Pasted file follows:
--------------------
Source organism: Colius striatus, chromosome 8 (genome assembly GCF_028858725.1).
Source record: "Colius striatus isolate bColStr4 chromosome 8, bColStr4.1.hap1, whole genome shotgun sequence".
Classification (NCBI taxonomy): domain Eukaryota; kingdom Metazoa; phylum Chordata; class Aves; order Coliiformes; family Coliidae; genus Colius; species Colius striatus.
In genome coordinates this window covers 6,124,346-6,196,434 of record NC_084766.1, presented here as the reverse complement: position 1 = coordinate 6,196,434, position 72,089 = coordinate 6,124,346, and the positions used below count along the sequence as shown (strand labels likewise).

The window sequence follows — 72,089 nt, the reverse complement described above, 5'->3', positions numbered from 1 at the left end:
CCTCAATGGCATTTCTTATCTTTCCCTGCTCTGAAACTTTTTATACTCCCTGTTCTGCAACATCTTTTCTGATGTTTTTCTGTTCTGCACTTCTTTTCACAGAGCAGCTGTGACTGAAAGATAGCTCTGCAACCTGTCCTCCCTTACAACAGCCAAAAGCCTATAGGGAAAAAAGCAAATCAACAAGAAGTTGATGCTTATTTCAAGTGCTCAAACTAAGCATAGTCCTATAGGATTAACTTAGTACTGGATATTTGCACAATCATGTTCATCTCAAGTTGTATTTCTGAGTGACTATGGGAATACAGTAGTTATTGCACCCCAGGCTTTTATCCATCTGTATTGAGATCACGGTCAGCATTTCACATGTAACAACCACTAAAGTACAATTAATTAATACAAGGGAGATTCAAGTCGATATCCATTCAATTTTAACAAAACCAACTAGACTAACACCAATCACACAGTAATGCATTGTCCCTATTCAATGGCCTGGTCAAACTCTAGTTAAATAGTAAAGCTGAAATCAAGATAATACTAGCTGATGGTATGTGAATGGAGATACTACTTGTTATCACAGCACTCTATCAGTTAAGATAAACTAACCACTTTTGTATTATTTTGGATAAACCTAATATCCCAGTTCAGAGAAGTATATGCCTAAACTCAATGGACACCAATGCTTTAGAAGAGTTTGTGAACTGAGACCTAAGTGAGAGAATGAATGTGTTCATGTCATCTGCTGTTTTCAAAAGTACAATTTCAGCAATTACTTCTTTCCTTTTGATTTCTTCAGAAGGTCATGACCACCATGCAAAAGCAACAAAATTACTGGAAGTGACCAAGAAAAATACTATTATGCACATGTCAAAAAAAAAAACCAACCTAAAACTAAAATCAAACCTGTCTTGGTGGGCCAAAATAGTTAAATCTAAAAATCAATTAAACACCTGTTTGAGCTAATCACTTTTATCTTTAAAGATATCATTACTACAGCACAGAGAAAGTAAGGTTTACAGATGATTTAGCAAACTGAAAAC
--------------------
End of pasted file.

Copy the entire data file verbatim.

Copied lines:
Source organism: Colius striatus, chromosome 8 (genome assembly GCF_028858725.1).
Source record: "Colius striatus isolate bColStr4 chromosome 8, bColStr4.1.hap1, whole genome shotgun sequence".
Classification (NCBI taxonomy): domain Eukaryota; kingdom Metazoa; phylum Chordata; class Aves; order Coliiformes; family Coliidae; genus Colius; species Colius striatus.
In genome coordinates this window covers 6,124,346-6,196,434 of record NC_084766.1, presented here as the reverse complement: position 1 = coordinate 6,196,434, position 72,089 = coordinate 6,124,346, and the positions used below count along the sequence as shown (strand labels likewise).

The window sequence follows — 72,089 nt, the reverse complement described above, 5'->3', positions numbered from 1 at the left end:
CCTCAATGGCATTTCTTATCTTTCCCTGCTCTGAAACTTTTTATACTCCCTGTTCTGCAACATCTTTTCTGATGTTTTTCTGTTCTGCACTTCTTTTCACAGAGCAGCTGTGACTGAAAGATAGCTCTGCAACCTGTCCTCCCTTACAACAGCCAAAAGCCTATAGGGAAAAAAGCAAATCAACAAGAAGTTGATGCTTATTTCAAGTGCTCAAACTAAGCATAGTCCTATAGGATTAACTTAGTACTGGATATTTGCACAATCATGTTCATCTCAAGTTGTATTTCTGAGTGACTATGGGAATACAGTAGTTATTGCACCCCAGGCTTTTATCCATCTGTATTGAGATCACGGTCAGCATTTCACATGTAACAACCACTAAAGTACAATTAATTAATACAAGGGAGATTCAAGTCGATATCCATTCAATTTTAACAAAACCAACTAGACTAACACCAATCACACAGTAATGCATTGTCCCTATTCAATGGCCTGGTCAAACTCTAGTTAAATAGTAAAGCTGAAATCAAGATAATACTAGCTGATGGTATGTGAATGGAGATACTACTTGTTATCACAGCACTCTATCAGTTAAGATAAACTAACCACTTTTGTATTATTTTGGATAAACCTAATATCCCAGTTCAGAGAAGTATATGCCTAAACTCAATGGACACCAATGCTTTAGAAGAGTTTGTGAACTGAGACCTAAGTGAGAGAATGAATGTGTTCATGTCATCTGCTGTTTTCAAAAGTACAATTTCAGCAATTACTTCTTTCCTTTTGATTTCTTCAGAAGGTCATGACCACCATGCAAAAGCAACAAAATTACTGGAAGTGACCAAGAAAAATACTATTATGCACATGTCAAAAAAAAAAACCAACCTAAAACTAAAATCAAACCTGTCTTGGTGGGCCAAAATAGTTAAATCTAAAAATCAATTAAACACCTGTTTGAGCTAATCACTTTTATCTTTAAAGATATCATTACTACAGCACAGAGAAAGTAAGGTTTACAGATGATTTAGCAAACTGAAAAC